> for-profit company are having trouble making the transition to open
> content and open source -- despite the best intentions. The continuance
> of the one-sided "permission to use" agreement shows this, since
> practically no cautious/experienced developer would release open source
> code under. No point in fighting that. People who want to build
> proprietary stuff to sell on top of an open source base (SRI etc.) can
> make whatever deals they want with BI/Stanford or others.
> Keep using this list as a place for individuals to point out to other
> individuals open source ideas and efforts related to OHS/DKR issues. Use
> it to provide pointers to their own open source code and new releases.
> This has been happening already to an extent, especially with all the
> wonderful pointers to various projects which I have enjoyed immensely.
> Then let those projects be discused here, with code discussions handled
> privately via private emails or lists unrelated to the Colloquium
> (avoiding implicit "permission to use" for any code fragment), and with
> code improvement acceptance handled by individuals under their own
> Individuals who have particiapted in the colloquium would have to make
> it clear that their own coding efforts were not an "extended activity of
> the colloquium" even if they were discussed on the list. Perhaps they
> would also need to start a legal defense fund for when Stanford (or BI)
> starts knocking on doors of anyone who has posted to this list, facing
> lawyers toting around a copy of "permission to use" asking for their
> salary and claiming warranty/indemnification protection for their
> clients use or sublicensing of such individuals code. :-(
> Code to become part of the Colloquium would then have to be explicity
> granted, by an individual signing a document something like: "I agree to
> submit this code under the 'Permission to Use' unlimited indemnification
> license -- something which I would never do.
> This list then becomes a "meta"-NIC for discussing open source efforts
> related to the OHS/DKR concept (which in practice is what it is now,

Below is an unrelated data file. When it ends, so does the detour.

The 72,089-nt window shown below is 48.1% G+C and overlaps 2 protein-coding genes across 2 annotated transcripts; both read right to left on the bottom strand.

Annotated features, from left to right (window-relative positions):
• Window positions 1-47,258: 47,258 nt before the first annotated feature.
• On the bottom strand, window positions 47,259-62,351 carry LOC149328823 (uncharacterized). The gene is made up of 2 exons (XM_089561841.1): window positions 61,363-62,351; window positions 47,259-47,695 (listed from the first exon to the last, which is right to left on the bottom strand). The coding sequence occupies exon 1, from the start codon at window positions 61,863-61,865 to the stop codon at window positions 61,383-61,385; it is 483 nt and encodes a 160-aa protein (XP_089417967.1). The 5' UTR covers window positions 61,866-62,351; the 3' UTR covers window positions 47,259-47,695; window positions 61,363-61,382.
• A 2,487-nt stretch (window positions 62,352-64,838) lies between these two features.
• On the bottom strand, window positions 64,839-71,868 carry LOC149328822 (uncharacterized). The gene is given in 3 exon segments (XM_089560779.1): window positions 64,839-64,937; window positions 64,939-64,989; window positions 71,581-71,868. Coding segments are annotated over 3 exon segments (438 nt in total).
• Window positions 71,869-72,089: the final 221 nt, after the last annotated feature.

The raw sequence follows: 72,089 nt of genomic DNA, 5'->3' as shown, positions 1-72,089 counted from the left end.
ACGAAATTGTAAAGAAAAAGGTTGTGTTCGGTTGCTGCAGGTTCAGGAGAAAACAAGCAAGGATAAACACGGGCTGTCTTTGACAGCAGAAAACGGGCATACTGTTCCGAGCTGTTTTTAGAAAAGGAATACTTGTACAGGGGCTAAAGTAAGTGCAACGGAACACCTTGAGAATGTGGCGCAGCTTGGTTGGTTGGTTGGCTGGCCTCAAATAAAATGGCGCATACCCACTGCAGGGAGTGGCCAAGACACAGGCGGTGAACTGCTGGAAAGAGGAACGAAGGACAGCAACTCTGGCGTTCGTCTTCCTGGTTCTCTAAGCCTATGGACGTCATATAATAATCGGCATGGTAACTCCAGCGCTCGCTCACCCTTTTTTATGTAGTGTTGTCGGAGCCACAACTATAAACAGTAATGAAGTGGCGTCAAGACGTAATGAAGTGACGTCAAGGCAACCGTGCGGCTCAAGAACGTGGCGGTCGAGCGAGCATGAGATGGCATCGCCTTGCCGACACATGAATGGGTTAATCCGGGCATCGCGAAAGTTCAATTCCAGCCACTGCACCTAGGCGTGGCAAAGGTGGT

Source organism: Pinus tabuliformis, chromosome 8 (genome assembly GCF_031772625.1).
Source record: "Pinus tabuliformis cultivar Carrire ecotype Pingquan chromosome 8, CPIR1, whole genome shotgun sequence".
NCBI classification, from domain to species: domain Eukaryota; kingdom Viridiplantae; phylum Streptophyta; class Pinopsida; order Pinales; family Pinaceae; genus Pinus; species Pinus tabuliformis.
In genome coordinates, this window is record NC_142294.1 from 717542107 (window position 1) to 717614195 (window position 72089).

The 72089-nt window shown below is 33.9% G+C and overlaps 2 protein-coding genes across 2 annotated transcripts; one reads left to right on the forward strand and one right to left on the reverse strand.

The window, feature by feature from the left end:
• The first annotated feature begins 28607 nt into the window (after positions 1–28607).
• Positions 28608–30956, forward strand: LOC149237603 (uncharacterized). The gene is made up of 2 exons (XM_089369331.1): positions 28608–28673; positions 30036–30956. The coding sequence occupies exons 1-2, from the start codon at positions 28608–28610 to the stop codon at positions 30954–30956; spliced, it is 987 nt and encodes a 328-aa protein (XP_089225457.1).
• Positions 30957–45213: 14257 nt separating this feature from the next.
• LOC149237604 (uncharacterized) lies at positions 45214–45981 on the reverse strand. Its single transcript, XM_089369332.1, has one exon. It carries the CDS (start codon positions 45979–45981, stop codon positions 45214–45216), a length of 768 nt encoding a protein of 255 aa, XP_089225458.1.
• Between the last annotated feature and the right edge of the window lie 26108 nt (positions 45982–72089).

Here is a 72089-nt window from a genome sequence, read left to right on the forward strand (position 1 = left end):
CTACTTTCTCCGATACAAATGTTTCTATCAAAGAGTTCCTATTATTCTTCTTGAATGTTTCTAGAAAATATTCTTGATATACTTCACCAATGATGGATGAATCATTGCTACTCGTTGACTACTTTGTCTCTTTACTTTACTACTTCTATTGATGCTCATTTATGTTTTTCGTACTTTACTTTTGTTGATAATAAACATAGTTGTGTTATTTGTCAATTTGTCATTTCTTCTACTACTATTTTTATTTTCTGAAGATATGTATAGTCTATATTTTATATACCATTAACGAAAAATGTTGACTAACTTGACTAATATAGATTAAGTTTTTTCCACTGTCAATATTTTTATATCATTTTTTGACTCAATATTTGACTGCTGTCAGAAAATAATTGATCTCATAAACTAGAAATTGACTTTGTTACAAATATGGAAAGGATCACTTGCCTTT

> just not officially).
> Over time, out of that, there very likely may arise some meaningful new
> or enhanced projects "owned" by their originators and contributors (and
> in no way by BI or Stanford). These might then grow to be something
> If at some time BI or Stanford will then agree to allow some or all of
> the content of the list or videos to become part of any such a project
> under some terms acceptable to both, then so be it.
> This is what will happen anyway unless/until BI or Stanford addresses
> the license issue. It may happen even then, given the social dynamics of
> open source programming. Creative people may have many things to
> contribute that may not yet be in "the spec". Implementing someone
> else's detailed spec is usually (but not always) done for pay not joy.
> The only times it is done for joy are usually when the coder is getting
> a lot out of a mentoring relationship or some other indirect benefit.
> If all this happened (as it is happening now), I would still think
> Stanford & BI would have made a great contribution to an open source
> OHS/DKR by creating this forum -- even if they have not contributed a
> line of code under an open source license or a single email under an
> open content license.
> -Paul Fernhout
> Kurtz-Fernhout Software
> Developers of custom software and educational simulations
> Creators of the Garden with Insight(TM) garden simulator